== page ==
Tech is hot to trot right now. Last night (9 Aug) Nasdaq closed at an all-time record 5,225.48, ripping apart the mindset that the 5,000-odd peaks of the technology halcyon days of early 2000's dotcom boom were really that. There's good reason why. Many of the world's biggest tech names, and Nasdaq's key movers and shakers, are going great guns – Amazon (AMZN:NDQ), Apple (AAPL;NDQ), Google parent Alphabet (GOOG:NDQ), Facebook (FB:NDQ), Microsoft (MSFT:NDQ).

All of the above, bar Apple, are trading at record highs themselves thanks to stellar, forecast-thumping, most recent quarterly figures.

Chart NASDAQ vs UK

But it is not just our American cousins surfing this bulging wave. Many UK investors own stakes in the above Nasdaq-listed companies, and others, either directly or indirectly. As the TechMarketViews IT analysis website founder, Richard Holway, points out, UK investors will have done even better, recently at least, given the pound's slump versus the dollar.


But there's more to it than that.

Even the UK stock market's measures of tech success – the FTSE All Share Software and Technology Hardware sectors are roaring. As the first chart shows, in relative terms, both have outstripped Nasdaq over the past five years, Technology Hardware substantially, albeit thanks to the ARM (ARM) takeover.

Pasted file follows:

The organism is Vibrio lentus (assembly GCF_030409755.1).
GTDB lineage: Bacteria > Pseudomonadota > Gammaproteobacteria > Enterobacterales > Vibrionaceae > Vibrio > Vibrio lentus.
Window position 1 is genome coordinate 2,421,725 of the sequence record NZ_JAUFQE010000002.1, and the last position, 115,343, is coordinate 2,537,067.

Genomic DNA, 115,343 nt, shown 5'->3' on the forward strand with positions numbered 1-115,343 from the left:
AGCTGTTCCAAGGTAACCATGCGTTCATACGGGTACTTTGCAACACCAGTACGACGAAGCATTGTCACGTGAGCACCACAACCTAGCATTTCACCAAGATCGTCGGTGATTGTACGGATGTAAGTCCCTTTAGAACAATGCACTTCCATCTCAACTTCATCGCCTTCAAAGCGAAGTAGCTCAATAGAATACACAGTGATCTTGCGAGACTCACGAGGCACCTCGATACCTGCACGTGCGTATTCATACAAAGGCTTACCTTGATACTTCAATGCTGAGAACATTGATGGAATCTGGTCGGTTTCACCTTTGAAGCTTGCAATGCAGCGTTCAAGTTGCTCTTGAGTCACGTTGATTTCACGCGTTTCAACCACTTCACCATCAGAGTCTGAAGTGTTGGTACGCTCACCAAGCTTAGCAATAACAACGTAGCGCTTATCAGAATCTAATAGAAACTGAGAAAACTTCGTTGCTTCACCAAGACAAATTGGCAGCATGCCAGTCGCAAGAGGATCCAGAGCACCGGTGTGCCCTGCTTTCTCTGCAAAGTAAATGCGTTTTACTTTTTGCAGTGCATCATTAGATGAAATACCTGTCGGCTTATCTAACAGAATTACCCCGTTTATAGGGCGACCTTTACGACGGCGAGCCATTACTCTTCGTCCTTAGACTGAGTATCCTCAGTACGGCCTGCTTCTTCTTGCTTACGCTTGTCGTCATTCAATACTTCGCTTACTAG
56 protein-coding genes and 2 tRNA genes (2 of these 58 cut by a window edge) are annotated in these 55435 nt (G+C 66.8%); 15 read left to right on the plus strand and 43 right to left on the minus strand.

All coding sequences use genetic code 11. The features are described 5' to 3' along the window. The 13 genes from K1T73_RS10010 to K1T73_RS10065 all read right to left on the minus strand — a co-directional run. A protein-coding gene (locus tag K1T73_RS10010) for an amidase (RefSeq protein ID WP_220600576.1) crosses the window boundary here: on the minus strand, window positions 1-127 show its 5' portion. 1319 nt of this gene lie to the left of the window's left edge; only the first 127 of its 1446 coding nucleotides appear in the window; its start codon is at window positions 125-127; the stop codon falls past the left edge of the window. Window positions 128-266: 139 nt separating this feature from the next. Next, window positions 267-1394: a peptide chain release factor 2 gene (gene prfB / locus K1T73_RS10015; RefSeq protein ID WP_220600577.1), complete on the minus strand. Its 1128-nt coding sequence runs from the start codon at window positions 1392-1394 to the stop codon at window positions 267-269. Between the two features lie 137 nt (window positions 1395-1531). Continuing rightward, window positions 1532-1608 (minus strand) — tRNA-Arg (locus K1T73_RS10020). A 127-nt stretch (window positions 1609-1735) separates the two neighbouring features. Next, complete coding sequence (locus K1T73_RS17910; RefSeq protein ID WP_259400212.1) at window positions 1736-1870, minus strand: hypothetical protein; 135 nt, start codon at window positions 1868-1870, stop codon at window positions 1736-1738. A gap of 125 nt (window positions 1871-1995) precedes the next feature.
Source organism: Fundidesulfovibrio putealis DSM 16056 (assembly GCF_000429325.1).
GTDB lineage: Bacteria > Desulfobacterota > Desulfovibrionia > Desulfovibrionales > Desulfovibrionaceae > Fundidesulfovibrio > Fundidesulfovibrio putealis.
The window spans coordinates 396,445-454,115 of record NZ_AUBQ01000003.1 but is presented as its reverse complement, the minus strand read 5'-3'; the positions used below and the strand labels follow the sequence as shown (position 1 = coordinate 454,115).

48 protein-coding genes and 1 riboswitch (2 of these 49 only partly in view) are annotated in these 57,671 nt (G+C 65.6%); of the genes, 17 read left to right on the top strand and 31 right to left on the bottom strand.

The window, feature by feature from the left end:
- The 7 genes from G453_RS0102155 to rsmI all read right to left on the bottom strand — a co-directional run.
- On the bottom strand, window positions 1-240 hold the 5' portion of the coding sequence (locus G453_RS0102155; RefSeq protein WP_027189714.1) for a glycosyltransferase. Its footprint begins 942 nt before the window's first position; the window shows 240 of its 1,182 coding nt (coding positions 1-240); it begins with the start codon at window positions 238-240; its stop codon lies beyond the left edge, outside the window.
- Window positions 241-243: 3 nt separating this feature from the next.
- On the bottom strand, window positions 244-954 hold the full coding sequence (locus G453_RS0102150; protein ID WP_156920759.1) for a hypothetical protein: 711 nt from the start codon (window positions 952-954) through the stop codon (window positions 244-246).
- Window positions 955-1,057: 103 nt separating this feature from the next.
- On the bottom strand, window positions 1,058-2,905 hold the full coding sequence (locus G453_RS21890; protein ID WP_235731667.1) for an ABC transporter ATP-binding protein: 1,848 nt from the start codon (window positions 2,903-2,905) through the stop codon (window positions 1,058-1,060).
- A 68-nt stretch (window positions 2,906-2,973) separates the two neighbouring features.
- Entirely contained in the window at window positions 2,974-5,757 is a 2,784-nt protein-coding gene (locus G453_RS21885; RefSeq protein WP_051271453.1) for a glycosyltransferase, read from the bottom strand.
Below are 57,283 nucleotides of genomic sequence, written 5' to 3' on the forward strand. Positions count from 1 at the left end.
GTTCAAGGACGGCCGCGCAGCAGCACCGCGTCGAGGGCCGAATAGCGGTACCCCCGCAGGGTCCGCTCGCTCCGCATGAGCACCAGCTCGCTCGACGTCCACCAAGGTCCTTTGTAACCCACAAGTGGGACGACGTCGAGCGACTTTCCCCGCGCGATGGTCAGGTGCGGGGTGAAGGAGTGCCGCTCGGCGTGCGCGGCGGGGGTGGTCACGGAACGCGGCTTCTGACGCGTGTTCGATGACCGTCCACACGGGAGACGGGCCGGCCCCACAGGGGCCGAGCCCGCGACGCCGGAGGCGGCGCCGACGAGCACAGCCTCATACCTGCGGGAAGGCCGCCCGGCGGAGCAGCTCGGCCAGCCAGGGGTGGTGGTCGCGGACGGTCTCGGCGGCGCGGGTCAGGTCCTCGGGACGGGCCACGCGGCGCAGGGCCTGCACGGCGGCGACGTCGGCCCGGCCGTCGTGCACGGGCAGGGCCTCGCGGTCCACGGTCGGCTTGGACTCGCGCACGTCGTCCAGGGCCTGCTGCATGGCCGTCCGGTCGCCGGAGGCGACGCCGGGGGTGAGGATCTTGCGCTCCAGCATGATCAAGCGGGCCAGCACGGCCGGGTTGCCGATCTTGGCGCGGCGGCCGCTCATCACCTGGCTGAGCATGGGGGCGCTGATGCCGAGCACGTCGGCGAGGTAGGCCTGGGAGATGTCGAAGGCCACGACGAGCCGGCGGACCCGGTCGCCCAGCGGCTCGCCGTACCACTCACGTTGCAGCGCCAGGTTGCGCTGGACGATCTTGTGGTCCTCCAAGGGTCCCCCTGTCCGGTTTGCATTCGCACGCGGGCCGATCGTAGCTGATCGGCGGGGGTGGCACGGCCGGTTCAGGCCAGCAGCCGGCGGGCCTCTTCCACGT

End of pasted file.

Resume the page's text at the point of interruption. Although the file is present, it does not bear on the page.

The key UK benchmark FTSE 100 opens today flat at roughly 6,845, having closed on Tuesday evening at 6,851. To suggest 7,000 was within reach just a few months ago would possibly have involved concerned calls by friends and relatives to men in white coats.

Of course, many of the UK's leading index constituents are big overseas traders and are thus equally milking the stronger earnings abroad versus lower relative costs at home, but in the tech space there's again more to it. Tech M&A is going gangbusters.

'All the indications are that tech M&A – already white hot – will getter hotter,' states Holway. 'The smaller SaaS players will become major targets for those bigger, previously on-premise, players,' he says but anything UK tech that nods to any number of emerging trends – cloud, mobile, artificial intelligence (AI), virtual reality (VR), internet of things (IoT), autotech, fintech – are potential targets, especially for overseas giants with far deeper pockets.


But can it last? Holways worries that the answer is no.

'Far from the feeling of confidence I usually get when my investments do well, I have a growing feeling of unease,' he says. 'Bull runs like this must end and confidence will quickly evaporate. There are just too many worrying problems both globally and, in particular in the UK.'

Issue Date: 10 Aug 2016